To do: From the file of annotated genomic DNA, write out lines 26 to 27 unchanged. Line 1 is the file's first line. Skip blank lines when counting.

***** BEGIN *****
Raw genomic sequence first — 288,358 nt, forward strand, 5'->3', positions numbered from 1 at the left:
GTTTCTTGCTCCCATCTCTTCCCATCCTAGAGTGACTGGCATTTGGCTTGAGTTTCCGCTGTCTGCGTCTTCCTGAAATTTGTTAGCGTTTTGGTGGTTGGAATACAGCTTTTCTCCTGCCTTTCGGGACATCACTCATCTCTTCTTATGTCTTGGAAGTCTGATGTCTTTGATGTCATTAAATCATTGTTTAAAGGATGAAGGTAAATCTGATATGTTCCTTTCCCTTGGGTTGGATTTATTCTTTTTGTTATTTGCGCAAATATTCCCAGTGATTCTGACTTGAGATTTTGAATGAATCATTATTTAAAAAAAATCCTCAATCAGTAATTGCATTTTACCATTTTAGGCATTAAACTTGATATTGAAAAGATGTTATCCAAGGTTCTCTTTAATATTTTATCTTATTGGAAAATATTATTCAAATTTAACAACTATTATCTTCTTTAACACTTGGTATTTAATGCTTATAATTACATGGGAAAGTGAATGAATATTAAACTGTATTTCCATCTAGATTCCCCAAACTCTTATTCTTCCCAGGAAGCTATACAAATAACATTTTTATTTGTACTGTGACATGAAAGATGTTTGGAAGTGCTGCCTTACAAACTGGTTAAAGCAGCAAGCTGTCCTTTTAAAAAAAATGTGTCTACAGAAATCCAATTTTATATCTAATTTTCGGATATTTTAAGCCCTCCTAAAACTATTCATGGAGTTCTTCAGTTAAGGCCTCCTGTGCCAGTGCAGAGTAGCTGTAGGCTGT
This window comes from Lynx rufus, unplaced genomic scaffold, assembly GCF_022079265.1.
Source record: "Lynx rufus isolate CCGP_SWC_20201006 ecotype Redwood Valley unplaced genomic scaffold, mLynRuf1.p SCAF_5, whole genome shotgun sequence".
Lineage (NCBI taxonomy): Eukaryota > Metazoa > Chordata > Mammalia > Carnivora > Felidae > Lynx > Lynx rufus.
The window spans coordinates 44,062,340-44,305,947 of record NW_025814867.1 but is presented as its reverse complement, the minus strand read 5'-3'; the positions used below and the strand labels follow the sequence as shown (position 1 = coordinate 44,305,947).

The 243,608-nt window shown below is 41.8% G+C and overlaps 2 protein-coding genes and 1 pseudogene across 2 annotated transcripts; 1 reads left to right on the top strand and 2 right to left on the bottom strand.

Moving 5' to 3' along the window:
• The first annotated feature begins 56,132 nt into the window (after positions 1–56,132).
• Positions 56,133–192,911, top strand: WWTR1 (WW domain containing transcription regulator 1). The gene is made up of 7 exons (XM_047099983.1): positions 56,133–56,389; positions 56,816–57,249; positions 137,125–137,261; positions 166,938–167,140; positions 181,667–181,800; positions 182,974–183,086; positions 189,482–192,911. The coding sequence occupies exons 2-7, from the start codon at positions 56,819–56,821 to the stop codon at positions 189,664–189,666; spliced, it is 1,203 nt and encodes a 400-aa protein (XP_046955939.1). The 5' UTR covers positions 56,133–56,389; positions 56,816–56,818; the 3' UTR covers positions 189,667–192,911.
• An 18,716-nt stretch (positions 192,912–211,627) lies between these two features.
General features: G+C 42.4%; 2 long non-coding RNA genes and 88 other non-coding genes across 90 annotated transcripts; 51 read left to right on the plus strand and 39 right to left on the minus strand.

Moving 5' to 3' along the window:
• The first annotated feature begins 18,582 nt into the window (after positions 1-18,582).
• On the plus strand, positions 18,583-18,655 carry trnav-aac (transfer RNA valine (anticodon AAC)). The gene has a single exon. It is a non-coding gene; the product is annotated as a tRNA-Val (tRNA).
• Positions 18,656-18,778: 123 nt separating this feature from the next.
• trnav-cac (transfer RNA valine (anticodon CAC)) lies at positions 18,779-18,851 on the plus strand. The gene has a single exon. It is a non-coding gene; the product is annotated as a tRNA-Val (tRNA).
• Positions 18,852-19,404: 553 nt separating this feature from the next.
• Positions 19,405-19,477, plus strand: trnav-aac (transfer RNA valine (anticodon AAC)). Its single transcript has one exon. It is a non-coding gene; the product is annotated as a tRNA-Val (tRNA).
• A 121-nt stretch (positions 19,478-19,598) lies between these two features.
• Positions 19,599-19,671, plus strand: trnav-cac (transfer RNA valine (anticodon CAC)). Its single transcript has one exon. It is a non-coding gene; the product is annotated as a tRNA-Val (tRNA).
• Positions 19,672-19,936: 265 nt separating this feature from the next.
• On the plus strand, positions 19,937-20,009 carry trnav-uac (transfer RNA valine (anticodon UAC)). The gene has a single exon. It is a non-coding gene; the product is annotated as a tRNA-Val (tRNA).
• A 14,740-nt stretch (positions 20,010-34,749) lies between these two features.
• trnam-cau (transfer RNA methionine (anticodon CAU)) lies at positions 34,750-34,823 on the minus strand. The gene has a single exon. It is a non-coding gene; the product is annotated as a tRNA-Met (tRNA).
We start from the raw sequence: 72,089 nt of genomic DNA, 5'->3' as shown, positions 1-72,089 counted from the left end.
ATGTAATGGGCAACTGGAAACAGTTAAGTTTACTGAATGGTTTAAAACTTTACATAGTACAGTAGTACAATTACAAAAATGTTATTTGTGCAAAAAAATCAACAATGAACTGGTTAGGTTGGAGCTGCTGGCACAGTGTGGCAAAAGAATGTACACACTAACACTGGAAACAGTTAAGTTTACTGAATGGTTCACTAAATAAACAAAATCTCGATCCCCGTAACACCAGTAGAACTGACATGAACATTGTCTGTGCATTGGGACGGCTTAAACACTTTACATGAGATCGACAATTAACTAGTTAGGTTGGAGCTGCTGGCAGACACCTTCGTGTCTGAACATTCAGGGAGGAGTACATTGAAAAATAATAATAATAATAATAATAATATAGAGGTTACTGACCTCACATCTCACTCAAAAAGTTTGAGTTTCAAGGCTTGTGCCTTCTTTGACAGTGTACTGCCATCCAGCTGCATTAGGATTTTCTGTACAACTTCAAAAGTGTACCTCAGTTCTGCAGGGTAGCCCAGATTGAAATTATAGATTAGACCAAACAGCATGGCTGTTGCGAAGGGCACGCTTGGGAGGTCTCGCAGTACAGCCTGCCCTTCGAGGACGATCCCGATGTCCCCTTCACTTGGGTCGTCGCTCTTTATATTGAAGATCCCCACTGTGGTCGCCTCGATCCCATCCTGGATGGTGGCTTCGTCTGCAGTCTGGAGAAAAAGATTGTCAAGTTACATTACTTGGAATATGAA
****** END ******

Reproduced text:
We start from the raw sequence: 72,089 nt of genomic DNA, 5'->3' as shown, positions 1-72,089 counted from the left end.
ATGTAATGGGCAACTGGAAACAGTTAAGTTTACTGAATGGTTTAAAACTTTACATAGTACAGTAGTACAATTACAAAAATGTTATTTGTGCAAAAAAATCAACAATGAACTGGTTAGGTTGGAGCTGCTGGCACAGTGTGGCAAAAGAATGTACACACTAACACTGGAAACAGTTAAGTTTACTGAATGGTTCACTAAATAAACAAAATCTCGATCCCCGTAACACCAGTAGAACTGACATGAACATTGTCTGTGCATTGGGACGGCTTAAACACTTTACATGAGATCGACAATTAACTAGTTAGGTTGGAGCTGCTGGCAGACACCTTCGTGTCTGAACATTCAGGGAGGAGTACATTGAAAAATAATAATAATAATAATAATAATATAGAGGTTACTGACCTCACATCTCACTCAAAAAGTTTGAGTTTCAAGGCTTGTGCCTTCTTTGACAGTGTACTGCCATCCAGCTGCATTAGGATTTTCTGTACAACTTCAAAAGTGTACCTCAGTTCTGCAGGGTAGCCCAGATTGAAATTATAGATTAGACCAAACAGCATGGCTGTTGCGAAGGGCACGCTTGGGAGGTCTCGCAGTACAGCCTGCCCTTCGAGGACGATCCCGATGTCCCCTTCACTTGGGTCGTCGCTCTTTATATTGAAGATCCCCACTGTGGTCGCCTCGATCCCATCCTGGATGGTGGCTTCGTCTGCAGTCTGGAGAAAAAGATTGTCAAGTTACATTACTTGGAATATGAA